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The Lost Treasure of the Gilt Dragon: Part I

While researching a different shipwreck, I came across a news article in the Sunday Times from 1945 which claimed that treasure from the wreck of the Gilt Dragon was buried somewhere on the Western Australian coast by her crew. Intrigued by the legend, I did further research and set off to try and find this legendary treasure…


The Gilt Dragon

The Gilt Dragon was a trade ship of the VOC, the Dutch East India Company. It would sail from the Netherlands around the coast of Africa and towards Indonesia to the VOC headquarters in Batavia.


For part of the year, these trade ships would use strong winds to take them closer to the west coast of Australia before turning north towards Indonesia. Taking this alternate route would save them a few months on the journey, however it was much more dangerous. The waters along the west coast are treacherous. There are many shallow reefs which a lot of ships have wrecked against including the Gilt Dragon which wrecked in 1656.


After the wreck the crew made it to shore taking some of the ship's treasure with them, then sent a few men in a small boat to sail to Indonesia, report the wreck and mount a rescue while the rest stayed behind. Miraculously, these men made it to Batavia and reported the wreck. They recorded its location at 30º 40' S. They only recorded latitude because the technique to record longitude wasn't developed until the next century.


A rescue expedition was launched but when they reached the coast later that year, the crew and the ship's treasures were nowhere to be found and to this day no one is entirely sure what happened to them.


The ship itself however was eventually found off the coast of Ledge Point in 1963.


The Legend

Over the years relics and clues left behind by the crew have being found and the story of their fate has been pieced together.


The story goes that after the wreck, the crew stayed on the coast for some time hoping for rescue to arrive but quickly ran out of fresh food and water. They buried some of the treasure on the shore and marked its location with a circle of standing planks. They then ventured off in search of fresh water taking the rest of the treasure with them. When they could no longer carry it they buried it too and marked its location with a circle of stones. They then continued on trying to survive the wilderness but their fate and the true location of their treasure was lost to history.


The Dutchman's Map

While researching the legend, I came across the story of a Dutchman and a lost map which apparently marked the location of the treasure on the shore.


In the 1960s this ill Dutchman was helped by a WA man named Frank Moore. Feeling indebted to Moore, the Dutchman revealed to him that he was a descendant of one of the survivors of the Gilt Dragon wreck and showed Moore a map which marked the location of the treasure the crew buried on the shore. The Dutchman then destroyed the map and died soon after.


Although the original map was destroyed, Moore remembered it vividly. The marked location was a crescent shaped cove along the west coast. He was convinced this was Dynamite Bay in Green Head and spent years searching for the treasure there but never found anything.

As I set off on my own expedition I passed Dynamite Bay to see the cove Moore spent his days digging away. I wasn't going to stay here however. If the treasure was buried here, I'm sure Moore would have found it. I had my own theory.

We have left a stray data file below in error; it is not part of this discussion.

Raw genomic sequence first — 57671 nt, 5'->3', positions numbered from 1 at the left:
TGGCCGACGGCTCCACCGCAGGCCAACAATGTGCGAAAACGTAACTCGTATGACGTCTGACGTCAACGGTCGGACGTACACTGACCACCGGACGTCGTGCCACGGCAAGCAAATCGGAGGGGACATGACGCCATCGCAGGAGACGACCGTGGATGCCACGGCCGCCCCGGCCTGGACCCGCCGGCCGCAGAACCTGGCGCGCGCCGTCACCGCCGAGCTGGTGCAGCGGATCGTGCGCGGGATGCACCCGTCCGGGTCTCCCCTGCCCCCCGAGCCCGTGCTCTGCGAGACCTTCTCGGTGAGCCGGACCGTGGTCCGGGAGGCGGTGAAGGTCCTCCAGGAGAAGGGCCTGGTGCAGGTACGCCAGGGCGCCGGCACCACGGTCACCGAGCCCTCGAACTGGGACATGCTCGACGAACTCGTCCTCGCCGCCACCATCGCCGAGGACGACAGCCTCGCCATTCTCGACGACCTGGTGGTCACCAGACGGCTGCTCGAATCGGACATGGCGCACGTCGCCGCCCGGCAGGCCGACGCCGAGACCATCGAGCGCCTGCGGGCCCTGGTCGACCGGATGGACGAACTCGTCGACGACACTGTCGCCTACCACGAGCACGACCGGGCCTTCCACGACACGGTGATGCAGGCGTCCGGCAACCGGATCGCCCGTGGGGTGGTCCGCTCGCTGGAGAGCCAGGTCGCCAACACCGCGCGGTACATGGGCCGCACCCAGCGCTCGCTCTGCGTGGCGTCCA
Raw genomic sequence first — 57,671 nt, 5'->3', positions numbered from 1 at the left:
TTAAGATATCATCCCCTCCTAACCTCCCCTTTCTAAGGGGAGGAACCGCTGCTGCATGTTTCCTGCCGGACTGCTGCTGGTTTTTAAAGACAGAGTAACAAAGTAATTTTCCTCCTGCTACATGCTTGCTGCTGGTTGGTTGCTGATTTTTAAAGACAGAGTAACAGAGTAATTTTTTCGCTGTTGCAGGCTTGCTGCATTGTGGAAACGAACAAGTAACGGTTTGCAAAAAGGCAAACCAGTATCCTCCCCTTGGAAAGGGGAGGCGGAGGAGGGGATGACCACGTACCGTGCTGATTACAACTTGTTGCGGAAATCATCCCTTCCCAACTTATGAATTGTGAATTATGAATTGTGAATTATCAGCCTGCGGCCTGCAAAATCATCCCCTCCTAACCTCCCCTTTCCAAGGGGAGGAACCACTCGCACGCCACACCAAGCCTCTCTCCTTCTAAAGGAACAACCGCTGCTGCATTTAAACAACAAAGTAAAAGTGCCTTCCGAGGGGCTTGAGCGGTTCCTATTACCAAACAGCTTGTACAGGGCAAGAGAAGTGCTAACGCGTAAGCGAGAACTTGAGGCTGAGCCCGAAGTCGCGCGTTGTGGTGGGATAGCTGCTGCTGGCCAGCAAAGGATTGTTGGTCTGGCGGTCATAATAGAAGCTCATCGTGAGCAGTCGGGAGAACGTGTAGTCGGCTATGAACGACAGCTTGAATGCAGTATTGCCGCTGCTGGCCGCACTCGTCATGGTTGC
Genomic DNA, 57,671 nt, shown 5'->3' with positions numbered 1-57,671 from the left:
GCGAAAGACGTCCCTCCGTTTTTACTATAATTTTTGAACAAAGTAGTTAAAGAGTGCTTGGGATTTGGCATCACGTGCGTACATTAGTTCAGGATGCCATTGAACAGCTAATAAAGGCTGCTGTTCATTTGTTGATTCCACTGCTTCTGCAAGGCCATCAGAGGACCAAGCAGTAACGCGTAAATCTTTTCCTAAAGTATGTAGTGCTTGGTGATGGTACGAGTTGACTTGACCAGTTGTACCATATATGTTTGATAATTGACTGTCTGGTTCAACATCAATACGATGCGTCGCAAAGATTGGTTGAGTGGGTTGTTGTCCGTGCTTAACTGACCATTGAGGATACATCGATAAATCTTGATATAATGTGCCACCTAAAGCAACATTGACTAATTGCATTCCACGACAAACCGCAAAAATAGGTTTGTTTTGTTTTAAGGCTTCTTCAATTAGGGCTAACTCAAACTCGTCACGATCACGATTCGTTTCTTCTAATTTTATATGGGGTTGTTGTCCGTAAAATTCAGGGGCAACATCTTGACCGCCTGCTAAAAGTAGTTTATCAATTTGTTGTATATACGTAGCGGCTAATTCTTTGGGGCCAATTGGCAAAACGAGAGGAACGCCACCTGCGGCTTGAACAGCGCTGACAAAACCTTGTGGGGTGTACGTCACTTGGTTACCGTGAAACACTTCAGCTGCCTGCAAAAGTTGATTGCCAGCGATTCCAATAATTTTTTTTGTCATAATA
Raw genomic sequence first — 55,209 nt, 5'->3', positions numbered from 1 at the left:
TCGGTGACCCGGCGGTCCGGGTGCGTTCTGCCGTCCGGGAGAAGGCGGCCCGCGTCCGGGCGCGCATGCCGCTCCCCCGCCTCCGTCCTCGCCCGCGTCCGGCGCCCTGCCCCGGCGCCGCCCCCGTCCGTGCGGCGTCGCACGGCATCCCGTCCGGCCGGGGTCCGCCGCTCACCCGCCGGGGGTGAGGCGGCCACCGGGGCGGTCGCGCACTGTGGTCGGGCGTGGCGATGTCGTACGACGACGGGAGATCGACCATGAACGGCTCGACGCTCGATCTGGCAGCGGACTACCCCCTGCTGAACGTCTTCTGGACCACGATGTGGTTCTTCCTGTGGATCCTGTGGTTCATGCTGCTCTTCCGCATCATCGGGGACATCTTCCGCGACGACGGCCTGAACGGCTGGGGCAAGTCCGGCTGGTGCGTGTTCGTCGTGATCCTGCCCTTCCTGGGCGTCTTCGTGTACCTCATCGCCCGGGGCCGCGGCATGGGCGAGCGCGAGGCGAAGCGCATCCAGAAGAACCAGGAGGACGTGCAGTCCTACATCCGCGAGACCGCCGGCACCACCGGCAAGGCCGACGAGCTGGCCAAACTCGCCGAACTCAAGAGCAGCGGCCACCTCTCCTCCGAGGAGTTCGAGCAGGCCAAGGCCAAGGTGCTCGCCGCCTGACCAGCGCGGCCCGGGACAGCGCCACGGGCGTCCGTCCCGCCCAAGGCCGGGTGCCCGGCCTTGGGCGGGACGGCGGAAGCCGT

South of Dynamite Bay is another cove called North Head. Not only is it also a crescent shaped cove, it's also closer to the coordinates given by the crew when they reached Batavia to report the wreck. What if after the wreck at Ledge Point, the crew ventured North along the coast hoping a passing ship would spot them before camping at North Head and after staying there a while, they buried some of the treasure before venturing off? What if North Head was the location marked on the Dutchman's lost map?


North Head

I arrived at North Head. The track getting here was thin and overgrown with bush but opened to the coast before ending at the cove. I hopped out of the Jeep and explored the area.

On top the hills overlooking the cove are two WWII bunkers used as a coastal watch station and later as a radar station during the war. The tall hill overlooking the cove would be ideal for castaway sailors to build a signal fire and would offer some protection from the strong coastal winds if they camped at its base. Maybe this was the place the Dragon's crew came to, maybe it wasn't. The only way to know was to explore further and hope to find clues... or even the treasure itself.


I grabbed my metal detector and walked the beach hoping to find some answers. The weather was nice, the wind was low and the water calm. After some time I found some relics left behind from the war, a couple bullets and bullet casings but unfortunately no treasure or Gilt Dragon relics.


I packed the detector away as the sun was getting low and climbed the hill to explore the WWII bunkers. They've been damaged over the years and marked by graffiti but they still spark imagination as to the soldiers who called this place home during the war. Holding the bullets and casings in my hand I wondered who the soldiers were who left them behind? What were they like?

I moved away from the bunkers and came to the summit of the hill to watch the sunset on the horizon before returning to the Jeep to set up camp. Maybe the Gilt Dragon crew never came here or maybe they did but they just didn't bury their treasure. The only way to find out is to keep exploring.








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